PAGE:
List of Cons of Hydroelectricity
1. Causes Environmental Damage.
Due to the interruptions in the natural flow of water, there are many identified results that can affect the environment. Consequently, it can influence the movement of fish as they move or migrate. This is because fish environments can be influenced with a number of factors, including safe spots, water levels, and water speed. When one of these factors will be altered, there can be a possible interruption in the ecosystem for sure.
2. Cost of Building is Expensive.
Undoubtedly, power plants are very expensive to create, regardless of the type of building. Although hydroelectric power plants are not that complicated to build, it may still require a huge amount of money to begin with. The only advantage is that it will not require specialists to maintain or support personnel that need to be paid large sums of money. So perhaps it will make a good investment to think it can provide an essential source of energy.
3. May Cause Droughts.
A great possibility that happens when building hydroelectric power plants is the occurrence of local droughts. The cost of energy and power are identified depending on the accessibility of water. This can be greatly influenced by a dry spell, causing people not to acquire the power they need.
4. Floods in Lower Areas.
Local populations in low lying locations can become victims of floods due to possible strong water currents that might be released from the dam. More so, it can affect the livelihood of people living in these areas. As a result, more people are then forced to move out to pursue the construction of the dams needed for generating hydroelectricity.
5. Shortage of Water Supply.
Huge dams are built across rivers in countries rich with potential hydroelectric power source. This can cause the interruption of the natural flow of water from one direction to another. When one location does not require too much water supply, it will be redirected to another place so that those looking to build dams in the area can get the much needed water. However, it can cause conflict in the long run when there is scarcity of water supply in that particular area and the water redirected to the dams must be stopped.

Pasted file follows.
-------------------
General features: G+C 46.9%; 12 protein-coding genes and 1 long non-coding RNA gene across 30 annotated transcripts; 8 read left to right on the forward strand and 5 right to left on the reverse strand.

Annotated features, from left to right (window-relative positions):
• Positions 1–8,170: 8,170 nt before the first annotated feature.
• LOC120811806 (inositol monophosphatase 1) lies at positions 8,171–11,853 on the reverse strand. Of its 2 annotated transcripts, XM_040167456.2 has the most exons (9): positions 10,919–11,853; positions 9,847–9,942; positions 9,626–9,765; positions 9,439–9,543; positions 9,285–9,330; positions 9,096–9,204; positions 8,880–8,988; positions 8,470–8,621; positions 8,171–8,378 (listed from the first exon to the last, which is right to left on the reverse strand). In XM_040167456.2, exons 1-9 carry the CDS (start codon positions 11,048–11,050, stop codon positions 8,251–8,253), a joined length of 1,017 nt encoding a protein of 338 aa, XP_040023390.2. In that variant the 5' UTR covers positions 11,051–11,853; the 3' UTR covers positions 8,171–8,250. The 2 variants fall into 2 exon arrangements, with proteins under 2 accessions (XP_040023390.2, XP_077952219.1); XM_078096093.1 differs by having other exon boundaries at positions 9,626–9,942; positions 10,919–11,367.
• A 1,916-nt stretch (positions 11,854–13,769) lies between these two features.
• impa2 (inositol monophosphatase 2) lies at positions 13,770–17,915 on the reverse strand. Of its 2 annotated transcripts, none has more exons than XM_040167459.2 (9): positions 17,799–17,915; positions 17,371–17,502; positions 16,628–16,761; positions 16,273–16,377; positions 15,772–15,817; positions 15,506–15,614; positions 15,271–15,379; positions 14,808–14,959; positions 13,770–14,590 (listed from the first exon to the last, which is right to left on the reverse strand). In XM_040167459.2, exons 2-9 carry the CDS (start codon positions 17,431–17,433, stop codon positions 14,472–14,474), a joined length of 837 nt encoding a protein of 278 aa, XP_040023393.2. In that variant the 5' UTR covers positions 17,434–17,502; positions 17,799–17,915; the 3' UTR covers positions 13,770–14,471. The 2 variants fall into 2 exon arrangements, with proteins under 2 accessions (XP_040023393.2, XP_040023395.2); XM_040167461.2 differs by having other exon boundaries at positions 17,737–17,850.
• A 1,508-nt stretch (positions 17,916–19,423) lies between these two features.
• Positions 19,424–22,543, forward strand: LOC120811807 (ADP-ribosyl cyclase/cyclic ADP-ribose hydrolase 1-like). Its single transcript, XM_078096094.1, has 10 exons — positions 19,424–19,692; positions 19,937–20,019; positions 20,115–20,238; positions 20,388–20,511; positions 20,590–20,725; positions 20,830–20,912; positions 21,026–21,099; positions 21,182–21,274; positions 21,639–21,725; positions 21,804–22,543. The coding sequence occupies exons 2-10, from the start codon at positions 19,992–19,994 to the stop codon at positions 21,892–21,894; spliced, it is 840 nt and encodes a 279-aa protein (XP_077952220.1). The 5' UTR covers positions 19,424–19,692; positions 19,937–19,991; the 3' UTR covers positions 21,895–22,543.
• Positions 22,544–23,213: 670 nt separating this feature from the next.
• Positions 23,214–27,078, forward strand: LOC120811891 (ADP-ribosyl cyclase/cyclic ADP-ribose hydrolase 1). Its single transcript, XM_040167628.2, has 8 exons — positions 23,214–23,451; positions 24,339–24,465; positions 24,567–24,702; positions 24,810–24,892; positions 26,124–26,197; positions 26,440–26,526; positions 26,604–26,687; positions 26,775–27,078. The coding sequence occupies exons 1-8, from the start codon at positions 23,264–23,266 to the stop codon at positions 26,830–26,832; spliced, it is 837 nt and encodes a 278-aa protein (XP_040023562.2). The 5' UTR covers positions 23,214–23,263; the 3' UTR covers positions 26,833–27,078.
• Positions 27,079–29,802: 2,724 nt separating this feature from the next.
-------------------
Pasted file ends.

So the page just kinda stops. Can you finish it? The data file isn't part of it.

Building dams in certain locations with potential for hydroelectric power can pose a lot of challenges. Although hydroelectric power plants can be good alternative sources of energy for everybody, there are issues that can hinder their creation. For this reason, it is essential to equate the pros and cons of hydroelectricity when planning to build one. Of course, it can’t be denied that there should always be a gamble when trying to start something new. But perhaps local statistics must be carefully analyzed first before trying to build a revolutionary structure in the community. At least it should comply with safety requirements and should not compromise the environment and the people living within it.
Natalie Regoli is a child of God, devoted wife, and mother of two boys. She has a Master's Degree in Law from The University of Texas. Natalie has been published in several national journals and has been practicing law for 18 years.